The other element is mental health. Here at Selma, all of our guidance counselors have mental health first aid training, and we also have a full-time behavioral interventionist who is a mental health first aid trainer. We’ve had a lot of trauma within our community, and that sometimes involves our academics and our families. So certainly prioritizing trauma-informed practices and looking at what social and emotional learning looks like, not just for our academics, but also for the well-being and self-care for our adults.
When I think of this in the context of what Orleans Parish needs, I certainly see that there has been trauma, whether you’re looking for pre-Katrina or post-Katrina. You add the pandemic, Hurricane Ida last year and there was certainly a lot of violence. I look forward to working hand-in-hand with our community to be able to determine what some of our needs are in terms of trauma-informed practices, mental health and general well-being.
The final piece would be about excellence. Selma City Schools is the only district in the state of Alabama to have earned both Tier I and Tier II awards for the Alabama Performance Excellence Program. I’m certainly looking forward to seeing what we can do to make sure our work is really great as we move forward.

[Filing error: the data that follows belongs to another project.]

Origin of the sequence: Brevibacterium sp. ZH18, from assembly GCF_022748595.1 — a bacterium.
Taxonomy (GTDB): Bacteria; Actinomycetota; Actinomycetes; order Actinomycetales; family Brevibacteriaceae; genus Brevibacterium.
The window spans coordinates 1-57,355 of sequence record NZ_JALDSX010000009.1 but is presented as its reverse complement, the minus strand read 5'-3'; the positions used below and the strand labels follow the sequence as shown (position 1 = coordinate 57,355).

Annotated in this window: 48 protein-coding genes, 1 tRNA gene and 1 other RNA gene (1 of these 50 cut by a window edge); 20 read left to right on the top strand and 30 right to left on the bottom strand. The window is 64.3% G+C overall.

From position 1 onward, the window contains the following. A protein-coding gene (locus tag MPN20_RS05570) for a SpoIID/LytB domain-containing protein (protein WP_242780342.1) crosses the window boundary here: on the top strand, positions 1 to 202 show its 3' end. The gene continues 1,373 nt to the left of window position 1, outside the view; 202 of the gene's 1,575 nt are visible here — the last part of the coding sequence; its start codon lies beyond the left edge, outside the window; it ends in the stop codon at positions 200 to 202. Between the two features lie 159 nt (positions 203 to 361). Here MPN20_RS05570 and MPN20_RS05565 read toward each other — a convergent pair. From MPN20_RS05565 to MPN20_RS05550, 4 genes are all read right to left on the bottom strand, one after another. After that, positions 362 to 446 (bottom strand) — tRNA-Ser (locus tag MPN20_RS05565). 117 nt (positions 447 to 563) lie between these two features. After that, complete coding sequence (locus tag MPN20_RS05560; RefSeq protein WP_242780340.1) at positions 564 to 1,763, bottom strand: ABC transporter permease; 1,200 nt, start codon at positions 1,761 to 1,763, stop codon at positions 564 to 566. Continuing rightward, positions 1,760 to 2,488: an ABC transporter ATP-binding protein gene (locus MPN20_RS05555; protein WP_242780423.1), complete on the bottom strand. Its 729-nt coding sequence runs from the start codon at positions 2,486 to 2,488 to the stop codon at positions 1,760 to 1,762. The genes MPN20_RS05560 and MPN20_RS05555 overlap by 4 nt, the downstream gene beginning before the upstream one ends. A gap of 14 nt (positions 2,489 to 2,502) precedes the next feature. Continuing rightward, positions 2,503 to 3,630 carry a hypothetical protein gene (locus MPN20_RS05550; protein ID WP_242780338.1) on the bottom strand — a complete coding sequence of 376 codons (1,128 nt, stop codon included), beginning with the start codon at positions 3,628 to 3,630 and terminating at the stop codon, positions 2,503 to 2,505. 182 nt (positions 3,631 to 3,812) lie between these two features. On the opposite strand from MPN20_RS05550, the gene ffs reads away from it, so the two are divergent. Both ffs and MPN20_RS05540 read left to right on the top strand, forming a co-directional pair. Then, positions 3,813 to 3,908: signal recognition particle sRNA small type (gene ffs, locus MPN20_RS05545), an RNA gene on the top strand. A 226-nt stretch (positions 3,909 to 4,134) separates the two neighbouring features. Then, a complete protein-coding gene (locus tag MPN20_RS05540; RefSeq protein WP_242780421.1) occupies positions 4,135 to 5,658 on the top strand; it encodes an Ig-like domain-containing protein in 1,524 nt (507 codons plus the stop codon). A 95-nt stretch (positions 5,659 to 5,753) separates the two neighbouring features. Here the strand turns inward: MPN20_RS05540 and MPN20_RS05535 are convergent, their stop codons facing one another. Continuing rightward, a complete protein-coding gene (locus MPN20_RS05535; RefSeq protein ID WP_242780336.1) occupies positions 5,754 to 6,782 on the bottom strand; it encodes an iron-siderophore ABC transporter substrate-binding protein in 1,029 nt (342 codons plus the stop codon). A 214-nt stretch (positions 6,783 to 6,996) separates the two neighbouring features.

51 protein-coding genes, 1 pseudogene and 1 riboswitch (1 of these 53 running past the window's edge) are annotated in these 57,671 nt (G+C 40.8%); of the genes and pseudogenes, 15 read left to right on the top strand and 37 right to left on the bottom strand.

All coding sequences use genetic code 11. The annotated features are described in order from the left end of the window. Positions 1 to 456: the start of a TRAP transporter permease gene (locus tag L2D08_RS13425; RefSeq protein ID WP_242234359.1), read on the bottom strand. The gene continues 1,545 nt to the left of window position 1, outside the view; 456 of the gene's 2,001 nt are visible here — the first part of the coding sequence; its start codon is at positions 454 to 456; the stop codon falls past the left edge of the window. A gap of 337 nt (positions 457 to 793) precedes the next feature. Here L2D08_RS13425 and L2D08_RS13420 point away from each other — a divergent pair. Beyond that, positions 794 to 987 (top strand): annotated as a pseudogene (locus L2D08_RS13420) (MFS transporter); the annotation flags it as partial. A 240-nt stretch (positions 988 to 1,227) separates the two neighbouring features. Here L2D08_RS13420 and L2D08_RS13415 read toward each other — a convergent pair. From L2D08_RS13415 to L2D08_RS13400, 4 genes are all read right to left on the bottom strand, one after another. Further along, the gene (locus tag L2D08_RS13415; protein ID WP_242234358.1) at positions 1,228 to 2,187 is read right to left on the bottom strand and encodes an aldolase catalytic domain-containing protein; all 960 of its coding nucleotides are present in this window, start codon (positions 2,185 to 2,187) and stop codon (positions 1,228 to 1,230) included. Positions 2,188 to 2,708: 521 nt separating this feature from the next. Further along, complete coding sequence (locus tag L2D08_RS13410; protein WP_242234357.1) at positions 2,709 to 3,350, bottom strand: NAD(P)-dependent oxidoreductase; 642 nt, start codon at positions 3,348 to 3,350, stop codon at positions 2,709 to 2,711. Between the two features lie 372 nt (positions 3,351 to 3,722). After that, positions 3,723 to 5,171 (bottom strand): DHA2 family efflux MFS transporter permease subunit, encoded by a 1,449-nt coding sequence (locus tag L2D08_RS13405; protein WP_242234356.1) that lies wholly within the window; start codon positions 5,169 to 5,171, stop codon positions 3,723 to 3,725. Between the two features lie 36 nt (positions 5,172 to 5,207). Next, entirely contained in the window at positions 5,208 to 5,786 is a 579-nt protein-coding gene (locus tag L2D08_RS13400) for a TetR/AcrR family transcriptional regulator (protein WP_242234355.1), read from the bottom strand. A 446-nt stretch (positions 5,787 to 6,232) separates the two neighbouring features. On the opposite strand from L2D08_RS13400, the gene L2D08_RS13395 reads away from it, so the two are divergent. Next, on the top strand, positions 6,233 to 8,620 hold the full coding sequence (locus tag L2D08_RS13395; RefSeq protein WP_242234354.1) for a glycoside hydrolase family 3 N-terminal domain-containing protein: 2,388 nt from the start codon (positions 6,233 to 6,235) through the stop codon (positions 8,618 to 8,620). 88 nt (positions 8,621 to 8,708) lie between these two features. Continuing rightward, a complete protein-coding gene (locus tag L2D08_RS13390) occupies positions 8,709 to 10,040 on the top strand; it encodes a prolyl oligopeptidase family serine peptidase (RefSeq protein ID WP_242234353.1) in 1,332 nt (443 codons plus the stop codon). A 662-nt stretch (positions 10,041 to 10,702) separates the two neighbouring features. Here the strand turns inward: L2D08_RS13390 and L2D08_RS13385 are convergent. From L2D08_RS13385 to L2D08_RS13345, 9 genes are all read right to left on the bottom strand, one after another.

AJ: New Orleans is about 15 times larger than Selma. I know you were in Tuscaloosa, which is a bigger district with about 11,000 students, but that’s still a jump. Moreover, you are dealing with a much more decentralized system, where you are going to have to involve a lot of people to share your vision.
What’s the strategy going forward to take what you’ve done in Selma and apply those best practices to a district that’s going to be a different landscape to navigate?
AW: The key is teamwork and collaboration. As I go back and forth over the next few weeks, I will have very strategic opportunities to meet with a variety of people who will help inform my entry plan and what the priority should look like, especially during my 100 days of work.